Wednesday, January 25, 2012

Handicap

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As I changed from my work clothes into my gym clothes today, hiding in the far corner of the locker room as usual, I noticed that my ribbed knee-high socks had left vertical lines all up and down my calves. Nice, I thought. Should’ve worn smooth ones. Now it looks like I have flesh-colored knee-highs on. Groo-vay.

I pulled on my short socks and sneakers, and—certain that everyone at the gym would stare at my deeply lined calves, perhaps wanting to run their fingers across the ridges to see if they produced sound—I left the locker room and danced like a boxer over to the treadmills, sly as usual.

“Hey!” I said to my friend Ken, a retired gentleman who happens to work out at the same time I do. I maintained eye contact with him for as long as possible as I started the treadmill next to his, hoping that he would not glance down and feel compelled to check the treads on my calves with a penny.

As we power-walked next to one another, gazing at the TV’s hanging from the ceiling and all the other people working out, Ken asked me what I’d been up to. I’m never up to anything, so I asked Ken the same. He started talking about his golf game. “I’m not a great golfer but I absolutely love it. My long game isn’t as good as it used to be; that’s what happens when you get old.”

He explained his limited range of motion, how he didn’t have the strength anymore to hit the ball hundreds of yards. “Now my short game is my strength,” Ken said as we marched along. “Once I’m on the green, I can make up for extra strokes.”

I know nothing about golf and I did want to learn, but I couldn’t get over what my socks had done to my legs. I glanced down at my calves and noted that the vertical indentations had not yet dissipated. Frickin’ just tattoo a sock on my leg.

Focusing back on Ken, I listened intently to his explanation of handicaps and golf pros, competition and playing against the course. His eyes glazed over as he described the putting green in the greener pastures of his backyard, as if he were there now and not at the gym. Wishing that I was obsessed with something so healthy, I turned to look at my white-haired friend just as he bit the dust on the treadmill.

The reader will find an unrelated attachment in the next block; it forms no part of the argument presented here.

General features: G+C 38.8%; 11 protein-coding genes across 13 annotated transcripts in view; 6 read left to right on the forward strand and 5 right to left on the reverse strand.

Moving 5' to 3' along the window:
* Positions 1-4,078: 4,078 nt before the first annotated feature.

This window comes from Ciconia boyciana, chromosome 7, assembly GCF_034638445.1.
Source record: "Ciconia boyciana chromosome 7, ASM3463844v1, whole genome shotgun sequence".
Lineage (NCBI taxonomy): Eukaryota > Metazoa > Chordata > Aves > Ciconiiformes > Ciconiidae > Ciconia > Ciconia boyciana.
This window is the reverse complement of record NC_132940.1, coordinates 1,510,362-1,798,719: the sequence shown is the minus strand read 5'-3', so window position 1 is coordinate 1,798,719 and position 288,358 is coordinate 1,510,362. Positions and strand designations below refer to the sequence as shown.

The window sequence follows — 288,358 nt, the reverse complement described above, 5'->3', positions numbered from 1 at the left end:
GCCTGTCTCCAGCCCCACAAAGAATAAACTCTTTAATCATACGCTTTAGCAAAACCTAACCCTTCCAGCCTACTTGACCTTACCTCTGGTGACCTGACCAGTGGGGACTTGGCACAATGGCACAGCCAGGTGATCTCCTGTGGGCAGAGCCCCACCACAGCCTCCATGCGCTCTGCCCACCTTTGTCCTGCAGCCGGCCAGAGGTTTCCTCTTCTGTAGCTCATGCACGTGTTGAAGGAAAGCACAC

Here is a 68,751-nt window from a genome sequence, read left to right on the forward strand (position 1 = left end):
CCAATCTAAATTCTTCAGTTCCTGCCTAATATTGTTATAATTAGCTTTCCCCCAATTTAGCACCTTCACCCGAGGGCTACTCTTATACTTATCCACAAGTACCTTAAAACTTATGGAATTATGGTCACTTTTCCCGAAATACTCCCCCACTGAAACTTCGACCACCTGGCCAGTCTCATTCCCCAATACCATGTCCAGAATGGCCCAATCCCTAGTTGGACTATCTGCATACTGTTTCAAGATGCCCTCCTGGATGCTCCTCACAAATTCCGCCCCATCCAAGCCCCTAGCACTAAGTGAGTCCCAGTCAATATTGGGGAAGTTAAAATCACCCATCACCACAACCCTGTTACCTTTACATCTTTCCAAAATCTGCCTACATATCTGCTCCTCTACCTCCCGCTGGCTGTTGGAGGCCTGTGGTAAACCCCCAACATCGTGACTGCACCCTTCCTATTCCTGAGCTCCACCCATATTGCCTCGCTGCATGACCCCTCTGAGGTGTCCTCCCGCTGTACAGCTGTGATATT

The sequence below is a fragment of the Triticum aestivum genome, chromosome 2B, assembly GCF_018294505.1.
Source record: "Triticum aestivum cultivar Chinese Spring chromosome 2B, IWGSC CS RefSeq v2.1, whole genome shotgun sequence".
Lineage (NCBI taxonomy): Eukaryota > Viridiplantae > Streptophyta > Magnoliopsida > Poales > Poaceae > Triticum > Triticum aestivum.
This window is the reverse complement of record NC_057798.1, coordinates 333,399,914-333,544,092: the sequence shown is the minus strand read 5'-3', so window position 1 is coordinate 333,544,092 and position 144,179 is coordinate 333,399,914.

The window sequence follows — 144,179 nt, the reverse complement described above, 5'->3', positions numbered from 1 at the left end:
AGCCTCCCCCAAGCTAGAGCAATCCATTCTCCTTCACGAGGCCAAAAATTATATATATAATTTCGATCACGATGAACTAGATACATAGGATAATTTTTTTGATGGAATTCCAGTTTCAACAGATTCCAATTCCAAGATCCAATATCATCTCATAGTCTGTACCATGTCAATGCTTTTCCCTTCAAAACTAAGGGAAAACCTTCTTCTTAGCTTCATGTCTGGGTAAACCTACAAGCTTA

“Ken!” I yelled. “KenKenKenKen!”

Ken was now hanging on to the handrails, his arms stretched behind him like wings, his nose inches from the rolling mat. With his legs vibrating and his feet hanging over the edge in back, he looked like a fallen angel.

“Ken! Are you alright?” The words were barely out of my mouth before Ken managed to haul himself upright. He had bloody knees and black streaks, scraped ankles and a red face.

I gave him the proper dose of attention and kindness, as far as I knew what it was. “You need to get some medicine on those scrapes!” I said. “And some…”

“Bandaids” we said together. Ken picked it up: “Yup, I’ll run right home and clean out my wounds and antibacterialize them and put on some Band-Aids. That’s exactly what I’ll do.” He made a face and rolled his eyes, rivulets of blood dripping down his calves.

“Well it is what you should do,” I said. I couldn’t see why he couldn’t see that.

“Yeah, you’ll never walk next to me again,” he said. “Nope! You’re gonna be like, I don’t want people to associate me with that old man who collapses on the treadmill.”

“I will not,” I said. “At least you were strong enough to pull yourself up before you went flying.”

“That’s true,” he said.

And it was.

Ken finished first today, and we said our goodbyes. I left soon after on my still-striped calves, feeling lucky to have them that way rather than bloody and dirty with scabs forming for weeks, leaving scars on my overly sensitive self. What would people think of that?

Impressions can be so hard.

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